Holocaust Survivors Alone in Covid 19

by Susan Heagy

After 16 years of visiting Survivors, repairing their homes, delivering birthday flowers and taking volunteers to visit- I felt comfortable and relaxed in our methods.  We knew so many Survivors personally and could tell who their children or caretakers were or narrate their war histories.

But in February / March of this year, it all changed.  Israel, along with most of the world, was put into lockdown due to the Coronavirus.  We could not leave our homes, not permitted to visit the elderly and our visitation ended.  Most of our communication came to stop. I began to ask myself, “Now what?  How do we go forward?”

During the first few months, in Akko, we facilitated food delivery by the Army, delivered meals from another source, purchased and delivered groceries- all to the door, stepping away and waiting for them to retrieve it.

Travel limitations were in place so we could not go to other cities to visit.  Besides, we no longer had a car to travel anywhere.  Bus, taxi and walking were our mode of travel.

In Akko, three hostels, where over 120 of our Survivors live, were locked down and we were barred from entering.  To this date we still are not allowed to enter two of them.  One diviation from this rule was picking up prescriptions and delivering them to the Survivors.

The flower shop was closed so no birthday flowers.  We mailed their cards and sent other cards in three languages to cheer them up.  The post office was open but we would stand in line for 2-3 hours before being able to purchase stamps.

It was also forbidden to visit Survivors in their own homes.  For birthdays we bought some store packaged cakes and either delivered them to their door or, if capable, they came outside to see us and receive birthday greetings- social distancing, of course!

As we got into summer, the isolation was wearing on the Survivors.  We did some phone calls and they were desperate to have a conversation.  We also took a few of them to the doctor or hospital for appointments, everyone wearing masks and we tried not to touch them, even helping them into the taxi.

We were given a special task when 8000 masks were donated for distribution to the Survivors.  For this vital need we were allowed to enter two of the three hostels and take them door to door.  It was great to see their faces- no contact!- but some of them reached out just to touch our hands or stroke our arms.  Many smiles, relief to hear words of encouragement and “I love you!” in their language.

The masks were extremely welcome, as were the letters from their Adopters.  So grateful God gave us another way to at least see them and let them know they are not forgotten.

They were desperate, depressed and terribly lonely.  Those with grandchildren could not see them.  Some children of Survivors were in poor health and could not come visit either.  It was almost like a groaning we could feel through them all.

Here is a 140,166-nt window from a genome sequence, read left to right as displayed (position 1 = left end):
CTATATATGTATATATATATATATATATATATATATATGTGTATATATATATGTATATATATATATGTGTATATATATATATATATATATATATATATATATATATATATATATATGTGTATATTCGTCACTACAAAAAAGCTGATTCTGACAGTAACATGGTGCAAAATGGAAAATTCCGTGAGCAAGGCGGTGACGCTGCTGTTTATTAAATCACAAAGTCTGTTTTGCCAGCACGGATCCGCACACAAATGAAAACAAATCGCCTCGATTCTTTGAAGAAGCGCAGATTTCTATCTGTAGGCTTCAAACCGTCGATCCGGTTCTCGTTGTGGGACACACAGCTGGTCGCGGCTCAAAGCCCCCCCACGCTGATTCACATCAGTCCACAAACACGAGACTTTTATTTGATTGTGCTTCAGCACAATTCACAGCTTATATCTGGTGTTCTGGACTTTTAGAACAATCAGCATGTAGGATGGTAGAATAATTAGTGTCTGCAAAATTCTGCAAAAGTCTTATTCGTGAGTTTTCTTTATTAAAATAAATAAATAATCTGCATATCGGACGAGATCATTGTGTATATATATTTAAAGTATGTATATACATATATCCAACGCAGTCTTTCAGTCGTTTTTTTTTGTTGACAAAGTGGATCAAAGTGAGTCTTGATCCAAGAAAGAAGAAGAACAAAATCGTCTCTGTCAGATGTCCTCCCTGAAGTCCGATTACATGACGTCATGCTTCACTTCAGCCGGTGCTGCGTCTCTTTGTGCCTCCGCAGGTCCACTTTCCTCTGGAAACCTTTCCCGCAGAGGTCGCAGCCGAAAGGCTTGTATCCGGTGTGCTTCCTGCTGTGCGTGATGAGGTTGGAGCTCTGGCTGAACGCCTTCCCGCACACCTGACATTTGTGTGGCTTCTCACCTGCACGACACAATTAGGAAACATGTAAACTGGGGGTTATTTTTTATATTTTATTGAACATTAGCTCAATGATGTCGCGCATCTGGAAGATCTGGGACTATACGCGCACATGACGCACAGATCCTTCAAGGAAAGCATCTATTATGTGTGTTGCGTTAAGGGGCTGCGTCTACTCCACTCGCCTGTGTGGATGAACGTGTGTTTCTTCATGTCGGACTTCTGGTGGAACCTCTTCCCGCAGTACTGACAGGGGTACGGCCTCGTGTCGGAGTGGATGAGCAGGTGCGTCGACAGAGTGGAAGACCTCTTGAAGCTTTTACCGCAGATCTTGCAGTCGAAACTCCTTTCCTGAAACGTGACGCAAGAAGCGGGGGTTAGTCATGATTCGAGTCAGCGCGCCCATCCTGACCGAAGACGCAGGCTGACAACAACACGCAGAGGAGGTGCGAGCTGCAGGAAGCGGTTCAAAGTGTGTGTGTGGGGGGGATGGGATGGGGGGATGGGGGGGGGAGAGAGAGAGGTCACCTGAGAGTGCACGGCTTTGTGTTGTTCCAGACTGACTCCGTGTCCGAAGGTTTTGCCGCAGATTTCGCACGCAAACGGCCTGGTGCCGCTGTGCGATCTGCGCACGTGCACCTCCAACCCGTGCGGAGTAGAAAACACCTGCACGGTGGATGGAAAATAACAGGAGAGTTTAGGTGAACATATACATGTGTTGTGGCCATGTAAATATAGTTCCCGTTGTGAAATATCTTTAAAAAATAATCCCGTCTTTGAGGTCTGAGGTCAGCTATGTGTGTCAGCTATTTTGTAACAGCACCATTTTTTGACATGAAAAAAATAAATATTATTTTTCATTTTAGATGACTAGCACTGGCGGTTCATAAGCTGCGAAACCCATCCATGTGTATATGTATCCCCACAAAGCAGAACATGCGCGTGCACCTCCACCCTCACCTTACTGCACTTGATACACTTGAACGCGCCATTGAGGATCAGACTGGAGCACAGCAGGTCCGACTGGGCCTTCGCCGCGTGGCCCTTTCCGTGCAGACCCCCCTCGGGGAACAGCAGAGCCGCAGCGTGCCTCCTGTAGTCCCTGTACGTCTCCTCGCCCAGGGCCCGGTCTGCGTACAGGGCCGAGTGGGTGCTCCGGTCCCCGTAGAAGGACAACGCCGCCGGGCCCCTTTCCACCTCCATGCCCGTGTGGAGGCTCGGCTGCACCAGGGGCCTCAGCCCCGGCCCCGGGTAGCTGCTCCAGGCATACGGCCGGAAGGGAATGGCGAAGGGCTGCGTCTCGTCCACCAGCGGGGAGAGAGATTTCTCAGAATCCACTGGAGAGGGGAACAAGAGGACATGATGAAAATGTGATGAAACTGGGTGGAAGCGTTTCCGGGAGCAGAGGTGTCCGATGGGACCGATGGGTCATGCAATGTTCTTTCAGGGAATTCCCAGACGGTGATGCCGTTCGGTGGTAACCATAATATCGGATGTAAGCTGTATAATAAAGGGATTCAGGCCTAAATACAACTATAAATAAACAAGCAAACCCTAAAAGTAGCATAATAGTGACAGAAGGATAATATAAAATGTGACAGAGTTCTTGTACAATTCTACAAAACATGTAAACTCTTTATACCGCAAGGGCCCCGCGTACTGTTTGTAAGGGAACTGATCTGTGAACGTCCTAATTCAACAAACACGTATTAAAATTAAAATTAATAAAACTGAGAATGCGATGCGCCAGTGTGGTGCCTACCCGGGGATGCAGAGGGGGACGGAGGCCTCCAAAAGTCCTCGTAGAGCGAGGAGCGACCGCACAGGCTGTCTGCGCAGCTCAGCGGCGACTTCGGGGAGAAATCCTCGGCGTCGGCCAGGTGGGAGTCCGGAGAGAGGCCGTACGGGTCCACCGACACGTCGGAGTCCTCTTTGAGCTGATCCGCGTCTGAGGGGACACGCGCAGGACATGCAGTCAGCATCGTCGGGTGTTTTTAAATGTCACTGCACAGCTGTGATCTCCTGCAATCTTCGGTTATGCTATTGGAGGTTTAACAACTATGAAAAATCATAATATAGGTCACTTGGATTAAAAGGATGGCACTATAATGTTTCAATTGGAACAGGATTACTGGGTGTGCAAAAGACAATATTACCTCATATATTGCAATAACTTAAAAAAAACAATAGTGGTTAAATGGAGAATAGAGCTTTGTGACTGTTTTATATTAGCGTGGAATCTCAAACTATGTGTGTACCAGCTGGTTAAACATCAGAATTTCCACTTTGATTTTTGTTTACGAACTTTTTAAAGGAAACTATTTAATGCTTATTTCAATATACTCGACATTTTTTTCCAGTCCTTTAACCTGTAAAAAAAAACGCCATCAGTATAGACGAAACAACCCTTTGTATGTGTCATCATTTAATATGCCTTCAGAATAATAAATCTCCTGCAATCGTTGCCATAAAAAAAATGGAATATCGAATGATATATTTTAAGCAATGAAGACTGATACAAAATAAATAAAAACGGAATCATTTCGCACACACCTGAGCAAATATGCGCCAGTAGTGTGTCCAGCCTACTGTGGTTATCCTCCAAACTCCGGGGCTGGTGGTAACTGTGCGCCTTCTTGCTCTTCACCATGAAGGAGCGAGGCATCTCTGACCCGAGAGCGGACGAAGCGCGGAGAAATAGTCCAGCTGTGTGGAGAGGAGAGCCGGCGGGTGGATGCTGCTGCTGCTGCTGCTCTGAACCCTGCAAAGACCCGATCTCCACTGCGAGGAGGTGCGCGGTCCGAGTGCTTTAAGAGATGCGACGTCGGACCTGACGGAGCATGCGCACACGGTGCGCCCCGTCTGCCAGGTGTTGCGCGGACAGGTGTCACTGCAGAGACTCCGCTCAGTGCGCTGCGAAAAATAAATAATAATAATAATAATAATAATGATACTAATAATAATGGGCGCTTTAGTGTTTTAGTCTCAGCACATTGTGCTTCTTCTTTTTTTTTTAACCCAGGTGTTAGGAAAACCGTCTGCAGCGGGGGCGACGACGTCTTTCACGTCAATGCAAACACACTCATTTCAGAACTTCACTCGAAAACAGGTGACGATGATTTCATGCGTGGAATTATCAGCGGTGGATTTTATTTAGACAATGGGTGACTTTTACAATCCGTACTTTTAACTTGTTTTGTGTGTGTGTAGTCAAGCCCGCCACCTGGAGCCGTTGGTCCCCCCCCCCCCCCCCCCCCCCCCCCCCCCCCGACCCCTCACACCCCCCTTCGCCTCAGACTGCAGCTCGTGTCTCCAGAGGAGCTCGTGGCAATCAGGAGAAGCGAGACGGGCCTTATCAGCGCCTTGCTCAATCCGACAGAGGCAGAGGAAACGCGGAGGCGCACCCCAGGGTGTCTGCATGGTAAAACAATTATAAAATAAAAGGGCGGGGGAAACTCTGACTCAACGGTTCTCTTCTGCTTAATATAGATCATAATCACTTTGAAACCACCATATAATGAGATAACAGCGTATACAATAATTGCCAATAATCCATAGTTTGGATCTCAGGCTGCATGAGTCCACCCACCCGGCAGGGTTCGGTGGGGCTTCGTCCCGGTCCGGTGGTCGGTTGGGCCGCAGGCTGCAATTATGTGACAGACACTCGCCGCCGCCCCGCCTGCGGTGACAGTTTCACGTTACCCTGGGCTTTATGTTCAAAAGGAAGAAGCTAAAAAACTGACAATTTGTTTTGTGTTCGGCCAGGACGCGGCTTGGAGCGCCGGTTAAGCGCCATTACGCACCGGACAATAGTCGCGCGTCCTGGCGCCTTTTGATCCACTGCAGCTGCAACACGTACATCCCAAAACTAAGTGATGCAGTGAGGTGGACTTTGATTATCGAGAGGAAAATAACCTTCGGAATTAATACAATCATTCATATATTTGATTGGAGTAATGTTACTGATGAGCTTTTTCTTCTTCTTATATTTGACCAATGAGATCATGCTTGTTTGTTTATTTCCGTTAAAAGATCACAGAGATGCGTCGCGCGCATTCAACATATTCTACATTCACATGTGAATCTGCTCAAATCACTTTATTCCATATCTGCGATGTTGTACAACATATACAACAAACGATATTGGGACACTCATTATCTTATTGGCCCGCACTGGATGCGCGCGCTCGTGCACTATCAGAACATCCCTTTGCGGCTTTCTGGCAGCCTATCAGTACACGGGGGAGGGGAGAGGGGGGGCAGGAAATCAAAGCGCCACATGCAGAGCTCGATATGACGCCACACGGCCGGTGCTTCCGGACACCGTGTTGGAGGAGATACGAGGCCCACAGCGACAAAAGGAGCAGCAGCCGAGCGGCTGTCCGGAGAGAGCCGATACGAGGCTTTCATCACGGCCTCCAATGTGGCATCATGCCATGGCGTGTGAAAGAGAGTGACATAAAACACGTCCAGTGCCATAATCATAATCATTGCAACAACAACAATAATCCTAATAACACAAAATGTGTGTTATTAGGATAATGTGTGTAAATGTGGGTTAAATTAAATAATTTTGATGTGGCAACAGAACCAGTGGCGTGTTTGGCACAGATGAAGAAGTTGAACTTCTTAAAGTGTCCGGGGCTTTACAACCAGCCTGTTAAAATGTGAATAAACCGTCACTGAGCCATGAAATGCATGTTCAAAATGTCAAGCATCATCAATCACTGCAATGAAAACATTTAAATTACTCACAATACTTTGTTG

When we received an invitation from a kosher bakery to give the Survivors pastries and breads left over in the middle of the week, we were glad to accept.  Picking the baked goods up on Tuesday evening, I repackaged them into ziploc bags and prepared them for distribution.  This was the beginning of an amazing service!  Who would have thought pastries would be exciting?!

One month later our new accountant, Eyal, arranged for us to receive 20 fresh challa every week, the day before Shabbat.  Giving challa, pastries, breadsticks and sometimes cakes became the highlight of their week.  One hostel lets us deliver them directly to their door.  We are careful to not go in, even though they are begging us to enter. Even so, there are hands sneaking out to stroke us or even trying to steal a kiss.  I think they are more afraid of the loneliness than the possibility of a virus.

Other services we offer still include advocacy with the social services, clinics, paperwork and medicines.  A big part of what we do is encouragement, giving them a reason to smile and continue on.

As we reach the end of August I am asking God what is next?  How do we go forward?  With no volunteers allowed into a closed border, what are our options? We are so limited in our service to them, what difference can we make in their lives?

It is obvious that much of what has been done in the past through AHI will not be in the future.   And what more will be done in the future is still not yet revealed.  Our world has changed in the year 2020.  If it is hard for us, think how difficult it is for the elderly.

Please, join us in prayer for direction in how best to bless the Survivors and let them know Adonai loves them so very much.  It is our desire to follow the plan God has for us.  We desperately want to be a blessing to His beloved Survivors.  Thank you for being part of this special work.

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